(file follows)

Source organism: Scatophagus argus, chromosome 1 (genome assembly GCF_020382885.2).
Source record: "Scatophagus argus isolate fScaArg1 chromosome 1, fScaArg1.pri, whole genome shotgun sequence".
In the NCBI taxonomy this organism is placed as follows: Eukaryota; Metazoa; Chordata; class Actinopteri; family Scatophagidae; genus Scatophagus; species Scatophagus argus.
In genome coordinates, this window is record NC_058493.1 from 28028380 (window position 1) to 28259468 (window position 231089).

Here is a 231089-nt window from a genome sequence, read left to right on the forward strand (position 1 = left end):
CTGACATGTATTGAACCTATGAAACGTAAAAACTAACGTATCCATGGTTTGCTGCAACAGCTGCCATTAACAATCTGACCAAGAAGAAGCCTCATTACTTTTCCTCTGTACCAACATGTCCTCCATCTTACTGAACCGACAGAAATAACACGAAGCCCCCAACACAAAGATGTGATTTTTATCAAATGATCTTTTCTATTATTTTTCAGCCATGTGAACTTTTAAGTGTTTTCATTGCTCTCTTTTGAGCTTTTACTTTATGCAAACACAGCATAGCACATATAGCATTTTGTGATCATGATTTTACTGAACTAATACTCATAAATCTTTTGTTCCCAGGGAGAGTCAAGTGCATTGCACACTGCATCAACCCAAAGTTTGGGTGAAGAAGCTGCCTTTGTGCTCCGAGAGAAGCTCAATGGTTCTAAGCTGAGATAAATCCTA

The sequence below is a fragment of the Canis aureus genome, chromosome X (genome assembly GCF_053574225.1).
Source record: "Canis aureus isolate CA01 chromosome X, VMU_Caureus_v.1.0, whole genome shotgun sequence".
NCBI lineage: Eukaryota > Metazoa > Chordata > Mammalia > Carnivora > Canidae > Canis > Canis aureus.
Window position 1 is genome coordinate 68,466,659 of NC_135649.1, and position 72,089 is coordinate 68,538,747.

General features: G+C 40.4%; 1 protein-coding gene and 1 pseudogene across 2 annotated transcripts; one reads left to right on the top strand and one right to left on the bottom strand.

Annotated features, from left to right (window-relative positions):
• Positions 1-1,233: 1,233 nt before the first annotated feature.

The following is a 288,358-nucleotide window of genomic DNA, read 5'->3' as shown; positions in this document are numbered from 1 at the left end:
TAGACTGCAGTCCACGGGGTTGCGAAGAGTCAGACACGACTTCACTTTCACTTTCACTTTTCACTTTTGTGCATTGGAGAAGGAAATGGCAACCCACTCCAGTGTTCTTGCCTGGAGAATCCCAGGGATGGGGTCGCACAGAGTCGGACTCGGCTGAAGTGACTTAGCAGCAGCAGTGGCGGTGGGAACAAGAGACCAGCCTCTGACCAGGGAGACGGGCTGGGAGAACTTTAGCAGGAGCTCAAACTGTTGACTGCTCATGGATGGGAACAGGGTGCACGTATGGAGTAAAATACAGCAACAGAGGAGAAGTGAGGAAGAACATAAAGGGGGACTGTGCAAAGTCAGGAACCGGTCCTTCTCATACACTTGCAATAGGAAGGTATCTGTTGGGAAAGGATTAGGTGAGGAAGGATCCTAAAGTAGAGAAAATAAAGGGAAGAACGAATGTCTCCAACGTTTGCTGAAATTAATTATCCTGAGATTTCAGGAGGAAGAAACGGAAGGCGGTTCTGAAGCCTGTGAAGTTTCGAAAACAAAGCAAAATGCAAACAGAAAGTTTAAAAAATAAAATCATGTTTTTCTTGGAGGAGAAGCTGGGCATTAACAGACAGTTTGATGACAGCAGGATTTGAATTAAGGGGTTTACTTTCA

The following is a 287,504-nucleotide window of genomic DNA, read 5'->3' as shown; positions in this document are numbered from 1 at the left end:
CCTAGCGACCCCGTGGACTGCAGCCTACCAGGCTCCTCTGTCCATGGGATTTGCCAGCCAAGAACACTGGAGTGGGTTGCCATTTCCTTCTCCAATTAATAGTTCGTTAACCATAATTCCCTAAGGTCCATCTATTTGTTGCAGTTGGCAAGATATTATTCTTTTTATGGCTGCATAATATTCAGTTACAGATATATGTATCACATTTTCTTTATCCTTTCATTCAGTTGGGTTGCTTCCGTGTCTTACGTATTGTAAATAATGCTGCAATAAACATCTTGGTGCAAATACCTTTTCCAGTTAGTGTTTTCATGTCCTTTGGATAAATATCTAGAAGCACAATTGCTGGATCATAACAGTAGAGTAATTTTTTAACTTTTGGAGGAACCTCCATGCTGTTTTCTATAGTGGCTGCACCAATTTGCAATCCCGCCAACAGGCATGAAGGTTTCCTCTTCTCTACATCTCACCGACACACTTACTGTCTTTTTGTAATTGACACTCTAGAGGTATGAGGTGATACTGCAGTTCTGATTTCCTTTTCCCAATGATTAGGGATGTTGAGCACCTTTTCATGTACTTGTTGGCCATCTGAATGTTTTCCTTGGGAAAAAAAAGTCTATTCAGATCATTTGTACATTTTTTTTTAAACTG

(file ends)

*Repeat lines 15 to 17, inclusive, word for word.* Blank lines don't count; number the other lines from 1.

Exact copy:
TAGACTGCAGTCCACGGGGTTGCGAAGAGTCAGACACGACTTCACTTTCACTTTCACTTTTCACTTTTGTGCATTGGAGAAGGAAATGGCAACCCACTCCAGTGTTCTTGCCTGGAGAATCCCAGGGATGGGGTCGCACAGAGTCGGACTCGGCTGAAGTGACTTAGCAGCAGCAGTGGCGGTGGGAACAAGAGACCAGCCTCTGACCAGGGAGACGGGCTGGGAGAACTTTAGCAGGAGCTCAAACTGTTGACTGCTCATGGATGGGAACAGGGTGCACGTATGGAGTAAAATACAGCAACAGAGGAGAAGTGAGGAAGAACATAAAGGGGGACTGTGCAAAGTCAGGAACCGGTCCTTCTCATACACTTGCAATAGGAAGGTATCTGTTGGGAAAGGATTAGGTGAGGAAGGATCCTAAAGTAGAGAAAATAAAGGGAAGAACGAATGTCTCCAACGTTTGCTGAAATTAATTATCCTGAGATTTCAGGAGGAAGAAACGGAAGGCGGTTCTGAAGCCTGTGAAGTTTCGAAAACAAAGCAAAATGCAAACAGAAAGTTTAAAAAATAAAATCATGTTTTTCTTGGAGGAGAAGCTGGGCATTAACAGACAGTTTGATGACAGCAGGATTTGAATTAAGGGGTTTACTTTCA

The following is a 287,504-nucleotide window of genomic DNA, read 5'->3' as shown; positions in this document are numbered from 1 at the left end:
CCTAGCGACCCCGTGGACTGCAGCCTACCAGGCTCCTCTGTCCATGGGATTTGCCAGCCAAGAACACTGGAGTGGGTTGCCATTTCCTTCTCCAATTAATAGTTCGTTAACCATAATTCCCTAAGGTCCATCTATTTGTTGCAGTTGGCAAGATATTATTCTTTTTATGGCTGCATAATATTCAGTTACAGATATATGTATCACATTTTCTTTATCCTTTCATTCAGTTGGGTTGCTTCCGTGTCTTACGTATTGTAAATAATGCTGCAATAAACATCTTGGTGCAAATACCTTTTCCAGTTAGTGTTTTCATGTCCTTTGGATAAATATCTAGAAGCACAATTGCTGGATCATAACAGTAGAGTAATTTTTTAACTTTTGGAGGAACCTCCATGCTGTTTTCTATAGTGGCTGCACCAATTTGCAATCCCGCCAACAGGCATGAAGGTTTCCTCTTCTCTACATCTCACCGACACACTTACTGTCTTTTTGTAATTGACACTCTAGAGGTATGAGGTGATACTGCAGTTCTGATTTCCTTTTCCCAATGATTAGGGATGTTGAGCACCTTTTCATGTACTTGTTGGCCATCTGAATGTTTTCCTTGGGAAAAAAAAGTCTATTCAGATCATTTGTACATTTTTTTTTAAACTG